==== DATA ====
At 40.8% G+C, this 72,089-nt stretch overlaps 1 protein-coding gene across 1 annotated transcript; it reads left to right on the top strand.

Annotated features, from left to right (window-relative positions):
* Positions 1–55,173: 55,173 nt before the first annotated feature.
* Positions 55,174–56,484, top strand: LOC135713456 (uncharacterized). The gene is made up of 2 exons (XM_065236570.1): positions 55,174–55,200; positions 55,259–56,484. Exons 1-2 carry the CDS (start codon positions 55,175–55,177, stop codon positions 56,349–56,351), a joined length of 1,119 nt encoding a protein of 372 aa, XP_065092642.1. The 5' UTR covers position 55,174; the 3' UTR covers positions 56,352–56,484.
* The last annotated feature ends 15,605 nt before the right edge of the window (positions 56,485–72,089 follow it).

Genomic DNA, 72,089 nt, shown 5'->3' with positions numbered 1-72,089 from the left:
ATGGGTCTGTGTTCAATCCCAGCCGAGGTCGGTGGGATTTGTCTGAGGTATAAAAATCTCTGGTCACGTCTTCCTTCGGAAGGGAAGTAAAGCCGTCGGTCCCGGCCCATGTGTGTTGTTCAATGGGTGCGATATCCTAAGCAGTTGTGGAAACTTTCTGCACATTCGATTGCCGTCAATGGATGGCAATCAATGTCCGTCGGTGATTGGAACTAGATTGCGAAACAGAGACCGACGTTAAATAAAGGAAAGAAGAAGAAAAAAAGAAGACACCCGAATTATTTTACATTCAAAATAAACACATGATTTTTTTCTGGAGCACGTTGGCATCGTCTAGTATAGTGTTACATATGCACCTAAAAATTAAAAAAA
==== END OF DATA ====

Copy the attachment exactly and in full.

At 40.8% G+C, this 72,089-nt stretch overlaps 1 protein-coding gene across 1 annotated transcript; it reads left to right on the top strand.

Annotated features, from left to right (window-relative positions):
* Positions 1–55,173: 55,173 nt before the first annotated feature.
* Positions 55,174–56,484, top strand: LOC135713456 (uncharacterized). The gene is made up of 2 exons (XM_065236570.1): positions 55,174–55,200; positions 55,259–56,484. Exons 1-2 carry the CDS (start codon positions 55,175–55,177, stop codon positions 56,349–56,351), a joined length of 1,119 nt encoding a protein of 372 aa, XP_065092642.1. The 5' UTR covers position 55,174; the 3' UTR covers positions 56,352–56,484.
* The last annotated feature ends 15,605 nt before the right edge of the window (positions 56,485–72,089 follow it).

Genomic DNA, 72,089 nt, shown 5'->3' with positions numbered 1-72,089 from the left:
ATGGGTCTGTGTTCAATCCCAGCCGAGGTCGGTGGGATTTGTCTGAGGTATAAAAATCTCTGGTCACGTCTTCCTTCGGAAGGGAAGTAAAGCCGTCGGTCCCGGCCCATGTGTGTTGTTCAATGGGTGCGATATCCTAAGCAGTTGTGGAAACTTTCTGCACATTCGATTGCCGTCAATGGATGGCAATCAATGTCCGTCGGTGATTGGAACTAGATTGCGAAACAGAGACCGACGTTAAATAAAGGAAAGAAGAAGAAAAAAAGAAGACACCCGAATTATTTTACATTCAAAATAAACACATGATTTTTTTCTGGAGCACGTTGGCATCGTCTAGTATAGTGTTACATATGCACCTAAAAATTAAAAAAA